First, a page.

Which brings me to another¬†first; hosting a book launch party for my first book, The Food Allergy Mama’s Baking Book. The event was held at a fun breakfast spot in my local town. I spent two days baking a ridiculous amount of treats: pumpkin sugar cookies, chocolate chip cookies, banana chocolate chip muffins, french puff muffins, pumpkin bread and even a gluten free variation on my favorite snickeroo recipe. The parents sipped on hot coffee and lattes while the children enjoyed freshly made Italian Fountain Sodas. Parents mingled happily and children snacked freely. I was so touched and grateful to all my dear friends who travelled near and far to come support this project I have worked on for so long. But what I was most humbled by were the food allergic children, happily mixing with other non food allergic children, and eating all the “normal” treats of childhood. It was a sight I never thought I’d see and it¬†was amazing.¬†I especially empathized with the new food allergy mama’s I’ve never met before, who still had a look of fear and disbelief in their eyes, when told that yes, their child really could eat whatever they wanted.¬†It’s these little moments of normalcy that I never take for granted.¬†I’d love to have more¬†of these events for our children.¬†

In addition to the book launch party this weekend, my¬†older sister ran her first marathon. This¬†was no easy feat for her; she’s had two knee surgeries, two back surgeries,¬†as well as other countless other injuries. In fact, she was registered to run the Chicago Marathon in 2006, but yet another injury sidelined her.¬†She worked¬†hard every¬†single day. And every day presented its challenges; sick kids, travelling husband, exhaustion, naysayers, and a lot of¬†pain from her countless injuries.¬†She NEVER gave¬†up, and never doubted she could¬†do this.¬†And she did it; 5 hours,¬†45 minutes and 35 seconds. I¬†watched her¬†approach the finish line with her¬†12-year-old son standing next to me and I swore my¬†knees were buckling because I was so overcome with emotion. She DID it.¬†And¬†she did it well.¬†She never hit the wall, took her time, and enjoyed running through the diverse neighborhoods of Chicago. I am so proud of her and she serves¬†as an inspiration to me that really, we all can do anything we put our minds to. Whether that’s running a¬†marathon, writing a book, or working hard to build awareness so we can someday find a cure for food allergies. The future is limitless and I am still very hopeful we will indeed find a cure, so we won’t have to live with food allergies¬†much longer.

Finally, I want to¬†THANK YOU¬†all of you who post comments and send emails, saying how much you’ve enjoyed the new book and my recipes. It means the world to me and I am so happy that your families are loving these treats as much as mine have. To help spread the word, please consider sharing your experiences with other food allergy mamas by writing a review at¬†www.amazon.com .¬†I’m sure other parents would love to know how the recipes worked out for you.

Happy Baking!

Dairy, Egg and Nut Free Blueberry Bran Muffins

bran muffins 006There’s a chill¬†in the autumn air, and all¬†I seem to want these days is something warm and wholesome.¬†I think that’s why¬†I’ve made a lot of muffins lately.¬†The Dairy, Egg and Nut Free¬†Blueberry Bran Muffins is the perfect muffin when you’re looking for¬†something with a little more substance. The classic blueberry muffin is still one of my all time favorites, but this one is a fantastic variation using Kellogg’s All Bran or Wheat Flakes cereal, soy milk and fresh or frozen blueberries. I love this recipe for its simplicity; just a bowl and a spatula is all you really need. It’s the perfect muffin to make with your kids as they can literally produce the entire recipe from start to finish by themselves. And because they helped make it, chances are they’ll actually eat and enjoy the fruits of their labor.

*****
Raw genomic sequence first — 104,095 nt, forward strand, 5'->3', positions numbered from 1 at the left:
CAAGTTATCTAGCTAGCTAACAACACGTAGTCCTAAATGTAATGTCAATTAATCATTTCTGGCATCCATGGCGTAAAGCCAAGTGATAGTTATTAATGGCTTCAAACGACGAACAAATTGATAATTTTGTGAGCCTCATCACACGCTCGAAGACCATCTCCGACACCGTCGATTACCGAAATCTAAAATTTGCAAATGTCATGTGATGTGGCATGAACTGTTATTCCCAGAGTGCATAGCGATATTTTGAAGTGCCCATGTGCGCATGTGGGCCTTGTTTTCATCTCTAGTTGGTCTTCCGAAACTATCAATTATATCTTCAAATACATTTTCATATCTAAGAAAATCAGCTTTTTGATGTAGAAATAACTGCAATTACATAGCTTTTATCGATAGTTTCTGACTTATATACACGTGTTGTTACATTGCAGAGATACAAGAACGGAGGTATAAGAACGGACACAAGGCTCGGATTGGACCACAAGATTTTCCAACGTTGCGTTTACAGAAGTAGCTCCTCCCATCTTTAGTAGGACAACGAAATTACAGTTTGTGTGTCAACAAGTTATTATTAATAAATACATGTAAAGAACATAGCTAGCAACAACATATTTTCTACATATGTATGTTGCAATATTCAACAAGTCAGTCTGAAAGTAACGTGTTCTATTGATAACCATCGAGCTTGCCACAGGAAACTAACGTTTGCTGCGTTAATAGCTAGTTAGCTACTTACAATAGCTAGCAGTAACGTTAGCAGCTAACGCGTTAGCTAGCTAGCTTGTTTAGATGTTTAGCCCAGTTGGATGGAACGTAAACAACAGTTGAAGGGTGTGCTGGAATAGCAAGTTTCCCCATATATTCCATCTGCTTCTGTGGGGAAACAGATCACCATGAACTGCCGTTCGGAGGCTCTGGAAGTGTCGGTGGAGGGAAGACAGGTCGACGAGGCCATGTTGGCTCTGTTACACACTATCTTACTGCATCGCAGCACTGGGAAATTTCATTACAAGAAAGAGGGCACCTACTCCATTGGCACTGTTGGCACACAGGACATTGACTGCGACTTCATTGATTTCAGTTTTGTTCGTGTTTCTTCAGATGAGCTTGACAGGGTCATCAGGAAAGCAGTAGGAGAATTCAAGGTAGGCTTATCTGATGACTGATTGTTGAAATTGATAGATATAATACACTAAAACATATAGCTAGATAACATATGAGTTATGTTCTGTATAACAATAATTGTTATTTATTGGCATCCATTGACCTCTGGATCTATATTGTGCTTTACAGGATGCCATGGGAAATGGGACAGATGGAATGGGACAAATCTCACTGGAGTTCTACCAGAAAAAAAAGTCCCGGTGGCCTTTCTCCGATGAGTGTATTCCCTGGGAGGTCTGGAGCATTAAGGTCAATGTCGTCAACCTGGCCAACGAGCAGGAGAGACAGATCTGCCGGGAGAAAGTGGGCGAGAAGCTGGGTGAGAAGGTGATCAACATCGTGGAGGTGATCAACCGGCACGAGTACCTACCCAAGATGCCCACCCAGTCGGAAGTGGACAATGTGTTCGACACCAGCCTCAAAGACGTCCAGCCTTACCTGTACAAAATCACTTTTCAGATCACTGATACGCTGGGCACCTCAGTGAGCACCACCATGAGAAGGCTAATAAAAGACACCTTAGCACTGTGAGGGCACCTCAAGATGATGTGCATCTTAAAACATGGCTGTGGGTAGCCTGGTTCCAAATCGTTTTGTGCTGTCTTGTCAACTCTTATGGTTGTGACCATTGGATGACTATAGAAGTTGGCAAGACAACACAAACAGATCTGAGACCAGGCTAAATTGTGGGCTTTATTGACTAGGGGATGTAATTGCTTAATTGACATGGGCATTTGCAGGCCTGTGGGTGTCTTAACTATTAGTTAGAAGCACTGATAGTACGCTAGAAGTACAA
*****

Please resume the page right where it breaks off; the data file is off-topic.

As a pregnant mama, I love making a batch of these even just for me, as it freezes well and can’t be beat for¬†a quick on the go snack. I feel good knowing that I’m eating something that is at least somewhat healthy. Bring your kids to the kitchen, pull up a chair to the counter and make a batch of these. I promise you’ll enjoy them and make them a part of your “favorite muffin” recipe rotation.



Dairy, Egg and Nut Free Blueberry Bran Muffins

For this recipe, I use Kellogg‚Äôs All-Bran¬ģ cereal. Make sure you always double-check food labels for changes in ingredients.



Yield: 12 muffins

3 cups bran flakes cereal

11/4 cups soy or rice milk

1 tablespoon water

5 tablespoons dairy-free margarine, melted

13/4 cups unbleached all-purpose flour

1/2 cup granulated sugar

3 teaspoons baking powder

1/4 teaspoon salt

1 cup blueberries, fresh or frozen

Granulated sugar, for sprinkling

Preheat oven to 375¬ļF, and spray a 12-cup muffin pan with dairy-free baking spray.

In a medium bowl, combine cereal, soy milk, water, and margarine. Let stand for about 5 minutes. In another bowl, combine the flour, sugar, salt, and baking powder with a wire whisk. Add the wet cereal mixture to the flour mixture, and stir until just combined. Fold in blueberries, and divide evenly among prepared muffin cups. Sprinkle with granulated sugar, and bake 18 to 20 minutes, or until cake tester comes out clean.